“We saw our friends dying in the snow,” she said.

The Israeli insurance company Harel has conducted its own rescue operation, evacuating some 60 Israeli hikers from stranded areas in the region that have been cut off from access.

MDA Delegation

Magen David Adom also sent a medical delegation headed by Dr Rafi Strugo, head of its medical branch, and senior paramedic Asi Dabilansky to Kathmandu, where they examined the Israeli injured and prepared them for their flight home. More MDA staff and equipment were later dispatched.

They said all the injured suffered serious psychological trauma and were happy to encounter experts who spoke their language, even though the local teams gave them excellent care.


Twelve local helicopters were pressed into action on Saturday to drop searchers in otherwise inaccessible spots, and Nepalese soldiers fanned out in different directions along the 240 km. route. It was the most intensive effort yet to find survivors of one of the country’s worst mountain disasters, which struck at a time of year when the weather is usually calm and clear.

Thorong La, the highest pass along the Annapurna trek, is at an altitude of 5,416 m., but the route does not require mountaineering experience. Eyewitnesses said many victims perished trying to descend the pass in freezing, whiteout conditions.

In Kathmandu, survivors recounted their brush with death during the blizzard. Munchang Lama, 35, a guide for two Israeli women, found himself marooned while he was pitching a tent for them.

“Suddenly it started raining and I took shelter between two rocks,” said Lama, who was rescued on Friday, suffering from frostbite and minor injuries. “Next morning I was not able to walk because my leg was stuck in snow,” he added. “I realized I would only be able to get out when the snow melted.”

Israelis’ supplies kept him alive for 48 hours

Lama said he was able to keep up his strength by munching on nuts, chocolates and a banana he found in the women’s bags. “This kept me alive for 48 hours,” said Lama, adding that he did not know what became of his clients.


MDA - Nepal - unnamed injured - pic MDA

RIGHT: Two unnamed injured Israelis returning this morning – picture by MDA


The government has admitted failing to issue any warning that the weather would take a sudden turn for the worse, and has promised to set up an early-warning system.

This week’s incident was the second major mountain disaster in Nepal this year after an avalanche killed 16 guides on Mount Everest, the world’s highest peak, in April.

The home ministry told officials in the five affected districts to trace missing people who could have taken shelter from the storm in hamlets, temples or other isolated spots.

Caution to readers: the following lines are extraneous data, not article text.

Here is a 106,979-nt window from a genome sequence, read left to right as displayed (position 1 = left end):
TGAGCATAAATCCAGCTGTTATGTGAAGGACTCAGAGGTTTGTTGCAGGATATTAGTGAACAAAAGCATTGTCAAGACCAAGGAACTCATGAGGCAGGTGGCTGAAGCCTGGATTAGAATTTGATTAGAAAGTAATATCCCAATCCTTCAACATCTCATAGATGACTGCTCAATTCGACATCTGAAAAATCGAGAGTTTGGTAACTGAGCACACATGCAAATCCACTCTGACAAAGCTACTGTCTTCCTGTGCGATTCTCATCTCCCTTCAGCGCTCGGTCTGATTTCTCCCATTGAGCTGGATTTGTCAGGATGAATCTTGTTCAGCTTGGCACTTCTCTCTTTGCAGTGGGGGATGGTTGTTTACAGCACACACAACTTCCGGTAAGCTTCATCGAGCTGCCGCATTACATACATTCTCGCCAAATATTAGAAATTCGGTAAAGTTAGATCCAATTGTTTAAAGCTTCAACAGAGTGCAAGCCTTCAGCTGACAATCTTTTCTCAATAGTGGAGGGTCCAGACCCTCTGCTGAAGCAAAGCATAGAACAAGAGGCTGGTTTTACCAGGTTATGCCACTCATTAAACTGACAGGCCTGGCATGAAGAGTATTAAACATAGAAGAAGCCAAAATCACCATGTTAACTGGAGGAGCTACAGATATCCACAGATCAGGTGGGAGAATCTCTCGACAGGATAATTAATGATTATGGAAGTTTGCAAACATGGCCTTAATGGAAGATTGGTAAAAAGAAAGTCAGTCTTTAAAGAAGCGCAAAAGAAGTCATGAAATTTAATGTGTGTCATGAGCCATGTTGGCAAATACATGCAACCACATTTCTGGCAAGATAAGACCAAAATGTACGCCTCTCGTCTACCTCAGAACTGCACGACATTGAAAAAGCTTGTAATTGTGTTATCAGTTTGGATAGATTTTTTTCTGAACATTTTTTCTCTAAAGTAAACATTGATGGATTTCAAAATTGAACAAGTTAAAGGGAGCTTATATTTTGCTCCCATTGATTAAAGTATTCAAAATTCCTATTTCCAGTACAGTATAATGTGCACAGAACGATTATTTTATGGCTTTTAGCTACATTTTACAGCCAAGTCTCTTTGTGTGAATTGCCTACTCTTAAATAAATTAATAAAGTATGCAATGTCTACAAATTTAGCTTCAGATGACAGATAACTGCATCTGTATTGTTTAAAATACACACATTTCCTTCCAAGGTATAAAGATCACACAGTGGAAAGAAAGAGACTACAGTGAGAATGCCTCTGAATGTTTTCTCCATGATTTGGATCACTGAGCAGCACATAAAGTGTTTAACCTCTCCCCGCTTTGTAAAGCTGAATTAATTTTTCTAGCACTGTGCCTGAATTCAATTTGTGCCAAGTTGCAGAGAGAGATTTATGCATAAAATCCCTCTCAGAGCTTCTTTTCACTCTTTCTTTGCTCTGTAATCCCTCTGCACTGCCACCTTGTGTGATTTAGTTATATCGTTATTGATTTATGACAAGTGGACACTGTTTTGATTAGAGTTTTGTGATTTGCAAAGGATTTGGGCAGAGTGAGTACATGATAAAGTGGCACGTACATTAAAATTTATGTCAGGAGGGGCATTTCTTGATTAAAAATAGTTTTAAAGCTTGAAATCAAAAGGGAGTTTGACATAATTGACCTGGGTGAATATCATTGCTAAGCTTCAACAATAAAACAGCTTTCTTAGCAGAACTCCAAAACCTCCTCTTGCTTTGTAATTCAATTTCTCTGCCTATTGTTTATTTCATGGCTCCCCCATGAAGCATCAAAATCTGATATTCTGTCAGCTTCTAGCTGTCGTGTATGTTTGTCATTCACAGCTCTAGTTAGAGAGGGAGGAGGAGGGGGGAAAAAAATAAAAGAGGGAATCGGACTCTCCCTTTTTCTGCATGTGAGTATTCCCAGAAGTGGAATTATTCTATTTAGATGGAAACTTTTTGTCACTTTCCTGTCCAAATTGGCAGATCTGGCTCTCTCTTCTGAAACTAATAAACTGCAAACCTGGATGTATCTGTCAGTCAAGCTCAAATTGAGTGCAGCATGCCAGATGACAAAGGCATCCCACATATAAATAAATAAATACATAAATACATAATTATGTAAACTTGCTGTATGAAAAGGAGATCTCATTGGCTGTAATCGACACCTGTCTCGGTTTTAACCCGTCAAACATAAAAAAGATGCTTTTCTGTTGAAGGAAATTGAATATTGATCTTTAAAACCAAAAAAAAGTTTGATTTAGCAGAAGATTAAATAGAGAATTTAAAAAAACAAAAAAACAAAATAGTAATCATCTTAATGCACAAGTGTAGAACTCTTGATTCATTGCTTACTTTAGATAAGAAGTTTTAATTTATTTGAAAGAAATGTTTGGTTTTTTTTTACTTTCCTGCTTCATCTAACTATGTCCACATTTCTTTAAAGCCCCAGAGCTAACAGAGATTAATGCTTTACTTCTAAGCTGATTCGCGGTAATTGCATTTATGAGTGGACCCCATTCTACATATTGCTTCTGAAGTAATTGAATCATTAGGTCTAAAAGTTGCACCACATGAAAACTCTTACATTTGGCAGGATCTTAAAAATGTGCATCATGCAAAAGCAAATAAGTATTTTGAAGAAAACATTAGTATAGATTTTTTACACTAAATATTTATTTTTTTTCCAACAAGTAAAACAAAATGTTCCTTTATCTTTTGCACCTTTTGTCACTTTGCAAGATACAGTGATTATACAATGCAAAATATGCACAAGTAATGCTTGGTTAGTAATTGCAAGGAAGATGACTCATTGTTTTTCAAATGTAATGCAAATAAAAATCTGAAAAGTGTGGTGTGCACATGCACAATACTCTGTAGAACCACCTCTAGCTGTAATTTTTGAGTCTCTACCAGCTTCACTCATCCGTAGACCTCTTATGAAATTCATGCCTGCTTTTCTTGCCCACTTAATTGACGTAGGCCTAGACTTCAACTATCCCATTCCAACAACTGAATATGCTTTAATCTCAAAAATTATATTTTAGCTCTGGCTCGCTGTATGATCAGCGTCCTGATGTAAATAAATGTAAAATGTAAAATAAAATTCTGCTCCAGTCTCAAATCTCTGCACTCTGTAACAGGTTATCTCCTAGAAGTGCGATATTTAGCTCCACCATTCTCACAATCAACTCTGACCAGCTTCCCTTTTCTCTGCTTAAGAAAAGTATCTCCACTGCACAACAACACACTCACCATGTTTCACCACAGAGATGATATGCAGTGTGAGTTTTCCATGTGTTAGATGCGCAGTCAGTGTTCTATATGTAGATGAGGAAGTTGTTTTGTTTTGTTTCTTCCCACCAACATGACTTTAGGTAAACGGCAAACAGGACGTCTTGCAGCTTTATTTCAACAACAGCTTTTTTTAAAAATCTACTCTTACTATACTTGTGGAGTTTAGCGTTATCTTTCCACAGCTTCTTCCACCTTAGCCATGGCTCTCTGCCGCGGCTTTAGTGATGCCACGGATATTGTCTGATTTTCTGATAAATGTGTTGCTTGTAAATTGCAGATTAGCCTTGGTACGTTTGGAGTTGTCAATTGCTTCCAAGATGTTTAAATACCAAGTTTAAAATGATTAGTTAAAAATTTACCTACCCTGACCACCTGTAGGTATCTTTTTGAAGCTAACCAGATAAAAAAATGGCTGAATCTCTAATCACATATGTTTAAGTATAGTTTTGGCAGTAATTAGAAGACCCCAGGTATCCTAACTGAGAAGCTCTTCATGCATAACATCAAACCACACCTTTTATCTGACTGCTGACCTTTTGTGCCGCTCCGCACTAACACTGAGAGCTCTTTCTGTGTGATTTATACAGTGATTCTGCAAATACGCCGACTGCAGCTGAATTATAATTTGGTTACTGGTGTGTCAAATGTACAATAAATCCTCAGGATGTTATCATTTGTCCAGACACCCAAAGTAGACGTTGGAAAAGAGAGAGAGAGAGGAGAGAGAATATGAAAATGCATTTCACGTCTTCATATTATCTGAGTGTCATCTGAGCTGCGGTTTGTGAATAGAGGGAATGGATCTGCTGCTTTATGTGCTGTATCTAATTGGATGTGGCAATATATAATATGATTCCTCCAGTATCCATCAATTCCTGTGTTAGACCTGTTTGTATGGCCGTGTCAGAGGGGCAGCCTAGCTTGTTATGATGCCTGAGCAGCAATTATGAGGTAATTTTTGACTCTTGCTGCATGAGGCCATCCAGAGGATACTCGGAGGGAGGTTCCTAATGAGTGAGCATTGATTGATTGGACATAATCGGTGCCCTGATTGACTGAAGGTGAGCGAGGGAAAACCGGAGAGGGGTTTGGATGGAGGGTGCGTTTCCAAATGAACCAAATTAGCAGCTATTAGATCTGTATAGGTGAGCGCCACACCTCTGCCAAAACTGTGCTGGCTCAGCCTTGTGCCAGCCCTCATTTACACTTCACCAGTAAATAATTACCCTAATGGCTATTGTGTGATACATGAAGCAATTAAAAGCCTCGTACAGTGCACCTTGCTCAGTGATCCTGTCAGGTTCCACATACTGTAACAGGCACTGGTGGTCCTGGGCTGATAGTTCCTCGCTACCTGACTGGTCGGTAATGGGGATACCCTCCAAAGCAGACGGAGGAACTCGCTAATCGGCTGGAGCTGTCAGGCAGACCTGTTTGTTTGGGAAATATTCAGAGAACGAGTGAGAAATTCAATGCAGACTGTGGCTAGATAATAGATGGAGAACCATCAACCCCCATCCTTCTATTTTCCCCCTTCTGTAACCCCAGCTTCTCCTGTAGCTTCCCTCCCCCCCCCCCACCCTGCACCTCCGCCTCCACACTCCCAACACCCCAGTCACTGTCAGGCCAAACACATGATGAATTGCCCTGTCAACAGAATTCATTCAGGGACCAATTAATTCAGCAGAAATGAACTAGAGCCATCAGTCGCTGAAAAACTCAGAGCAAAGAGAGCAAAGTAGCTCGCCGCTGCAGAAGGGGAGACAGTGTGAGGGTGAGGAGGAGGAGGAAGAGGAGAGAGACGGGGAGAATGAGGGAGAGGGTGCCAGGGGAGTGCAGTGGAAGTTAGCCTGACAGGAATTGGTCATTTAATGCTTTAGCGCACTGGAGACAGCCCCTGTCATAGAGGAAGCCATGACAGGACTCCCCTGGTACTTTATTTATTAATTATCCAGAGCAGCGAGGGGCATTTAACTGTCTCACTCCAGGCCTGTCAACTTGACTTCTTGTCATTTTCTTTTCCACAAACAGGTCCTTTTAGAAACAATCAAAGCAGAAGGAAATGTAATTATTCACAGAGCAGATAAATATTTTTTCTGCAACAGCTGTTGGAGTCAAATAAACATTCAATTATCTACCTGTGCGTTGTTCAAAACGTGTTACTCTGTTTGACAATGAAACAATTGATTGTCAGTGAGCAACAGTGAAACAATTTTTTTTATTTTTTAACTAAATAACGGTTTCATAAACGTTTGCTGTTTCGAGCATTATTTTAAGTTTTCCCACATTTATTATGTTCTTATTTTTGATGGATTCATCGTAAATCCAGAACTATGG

At least 45 Nepalese families have approached officials in the districts of Mustang, Manang and Dolpa for help tracking down their missing family members who worked as porters and guides.

 “The problem is that any Nepali is free to start operating as a porter and they do not require a license,” said Keshav Pandey of Nepal’s Trekking Agencies Association. “According to our estimate more than 85 Nepalis are still stuck.”

Nepal is home to eight of the world’s 14 highest mountains. Income from tourism, including permit fees from trekkers, who made up more than 12% of its 800,000 tourists in 2013, accounts for 4% of its economy.

NEPAL - Annapurna South FULL 

Schematic depiction of the deadly Annapurna South Face
that claimed so many lives last week


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Closer ties between Zim and Israel rattles ANC



Zimbabwe and Israel have had full diplomatic relations since 1993, but further overtures by our northern neighbour to the Jewish state could cause conflict with South Africa, particularly certain factions in the African National Congress (ANC).

According to an article by Carien du Plessis published on News24 on Wednesday, 3 February, “Zimbabwe has been seeking closer ties with Israel in the hope of securing more investment and doing away with sanctions. This move has caused unease within the ANC, which has a pro-Palestinian stance, although it’s unlikely the party will act on it.

“The ruling party [in Zimbabwe], ZANU-PF, has historically positioned itself as pro-Palestinian, but Zimbabwean President Emmerson Mnangagwa’s latest move closer to Israel represents a change in policy direction,” Du Plessis writes.

She reports that although the head of the ANC committee on international relations, Lindiwe Zulu, said that, “We cannot interfere with the sovereign decisions of the governing party of any other government”, there have been divisions within ZANU-PF and within the ANC about the Israel matter.

“A pro-Palestine lobby within the ANC wants South Africa’s governing party to take a more hardline approach to its Zimbabwean counterpart, while the pragmatists prefer not to push this issue for diplomatic reasons,” Du Plessis says.

Darren Bergman, the shadow minister for international relations and cooperation and a member of the Southern African Development Community (SADC) Parliamentary Forum Human Rights Committee, didn’t mince his words about South Africa’s response.

“The people of Zimbabwe are suffering. The internal affairs of Zimbabwe couldn’t get South Africa to act, the situation in Zimbabwe couldn’t get South Africa to act, but the relationship with Israel gets South Africa to act,” he said.